After testing out Lenovo’s large-screen Phab 2 Pro during an exhibition at the Arts Science Museum last month, I was able to have a closer look at the phablet in closer detail.
During the short time I had with it, I was actually quite impressed with the performance. It quickly transformed a staid-looking interior of the Art Science Museum into lush greenery through augmented reality (AR) mapping, thanks to Google’s Tango technology embedded in the device.
The huge 6.4-inch screen is thankfully matched with a QHD resolution (2,560 x 1,440) so you won’t see jagged edges around images, which can be common on lesser Full HD (1,920 x 1,080) screens. The audio is powered by Dolby Atmos that recreates an surround sound environment through my earphones. These features alone make the Phab 2 Pro a good option for a Netflix fix.
Despite the ‘Pro’ moniker, the Phablet’s Snapdragon 652 processor, 4GB RAM and 64GB storage seem quite “regular”, or rather, above average. Fortunately, when it comes to normal tasks that I usually do with my mobile device, such as messaging or Web surfing, the Lenovo machine doesn’t display any perceptible lag.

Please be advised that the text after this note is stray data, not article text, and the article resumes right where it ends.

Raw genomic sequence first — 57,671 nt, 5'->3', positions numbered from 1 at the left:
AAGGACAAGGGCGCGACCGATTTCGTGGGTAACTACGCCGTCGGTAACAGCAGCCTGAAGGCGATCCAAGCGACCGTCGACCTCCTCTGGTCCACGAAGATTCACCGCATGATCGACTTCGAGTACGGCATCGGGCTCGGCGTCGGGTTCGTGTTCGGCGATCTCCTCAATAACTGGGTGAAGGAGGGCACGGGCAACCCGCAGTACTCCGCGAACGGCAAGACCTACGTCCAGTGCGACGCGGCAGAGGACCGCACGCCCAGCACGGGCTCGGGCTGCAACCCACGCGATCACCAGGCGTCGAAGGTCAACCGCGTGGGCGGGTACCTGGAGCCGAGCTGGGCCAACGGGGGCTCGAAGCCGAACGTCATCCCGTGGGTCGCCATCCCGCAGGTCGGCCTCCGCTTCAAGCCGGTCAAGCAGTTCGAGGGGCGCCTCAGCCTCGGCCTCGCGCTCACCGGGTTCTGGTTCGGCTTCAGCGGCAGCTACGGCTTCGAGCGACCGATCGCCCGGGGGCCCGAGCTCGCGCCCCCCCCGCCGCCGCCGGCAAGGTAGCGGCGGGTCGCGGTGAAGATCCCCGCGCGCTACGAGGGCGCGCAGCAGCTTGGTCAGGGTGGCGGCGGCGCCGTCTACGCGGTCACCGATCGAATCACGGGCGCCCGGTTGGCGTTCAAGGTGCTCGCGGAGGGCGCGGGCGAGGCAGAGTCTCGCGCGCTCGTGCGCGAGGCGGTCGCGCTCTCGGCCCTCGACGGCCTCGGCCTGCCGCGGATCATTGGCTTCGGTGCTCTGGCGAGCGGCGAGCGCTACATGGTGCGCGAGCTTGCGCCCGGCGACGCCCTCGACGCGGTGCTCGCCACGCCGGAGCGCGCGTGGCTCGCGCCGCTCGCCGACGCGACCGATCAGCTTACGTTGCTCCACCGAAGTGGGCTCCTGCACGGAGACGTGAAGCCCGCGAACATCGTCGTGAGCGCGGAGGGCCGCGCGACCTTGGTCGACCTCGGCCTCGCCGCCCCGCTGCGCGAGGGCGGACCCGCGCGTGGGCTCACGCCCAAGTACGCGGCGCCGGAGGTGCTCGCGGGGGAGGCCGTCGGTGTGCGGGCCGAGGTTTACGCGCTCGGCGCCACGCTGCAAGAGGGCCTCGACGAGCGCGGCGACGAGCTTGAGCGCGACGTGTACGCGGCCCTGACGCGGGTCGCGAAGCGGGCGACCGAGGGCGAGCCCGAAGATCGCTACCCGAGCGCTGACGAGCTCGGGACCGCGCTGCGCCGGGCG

It does hit some snags though when I power up some AR apps. There is some noticeable lag here. And despite the generous 4,050mAh battery, and the processor being optimised for Tango applications, the phone just guzzles power. It lasted me 7 hours on an average day and even lesser if I played with Tango applications.
And that’s not all. The AR games and apps can surely be improved. For example, I powered up an app to play with a virtual pet and it was happily running around the screen and “flying” through the air. I expected the phone to sense a table ledge so my pet should stop at the edge. It didn’t.
There are shooting games too where you have to turn around and hunt for targets but they don’t fully utilise the environment I am in. The targets can perhaps hide behind the wall or behind the table for instance but they just appear out of nowhere. Predictably, I got bored fairly quickly.
In the camera department, Lenovo also has some improvements to make. I would say using the phablet’s camera is as frustrating as the Lenovo Vibe Shot, which I reviewed back in 2015.
Its focusing system is still not fixed as I cannot get the camera to lock the focus up close. The colour rendition of my portrait shots show hot flushes on my subject’s face when there are none. The camera controls are definitely not well thought out too, making the Phablet’s picture taking capability a passable experience at best.
If you are looking for a device that provides you with a great video watching experience, the Lenovo Phab 2 Pro gets the job done. Going for S$199 with a two-year contract with StarHub, the Phab 2 Pro won’t cost a bomb, either.
What I’m less sure about is the Tango AR experience. That’s not just Lenovo’s issue, since the technology is Google’s, but it still feels a little unpolished right now as a standalone feature.